European Economic Community

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The European Economic Community (EEC) (also referred to as simply the European Community,[1] or the Common Market in the English-speaking world) was an international organisation that existed between 1958 and 1993 which was created to bring about economic integration (including a single market) between Belgium, France, Germany, Italy, Luxembourg and the Netherlands.

It was enlarged later to include six additional states and, from 1967, its institutions also governed the European Coal and Steel Community (ECSC) and European Atomic Energy Community (EAEC or Euratom) under the term European Communities. When the European Union (EU) was created in 1993, the EEC was transformed into the European Community, one of the EU's three pillars,[2] with EEC institutions continuing as those of the EU.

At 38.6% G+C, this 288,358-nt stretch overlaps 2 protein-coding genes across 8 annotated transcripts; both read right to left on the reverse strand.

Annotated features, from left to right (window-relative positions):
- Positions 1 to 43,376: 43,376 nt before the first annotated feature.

Part of this article consists of modified text from Wikipedia, and the article is therefore licensed under GFDL.


  1. For an example see this 1987 article from the New York Times: Steps Drafted For European Central Bank.
  2. Pillar system was abolished in 2009, all pillars were merged into the EU as a whole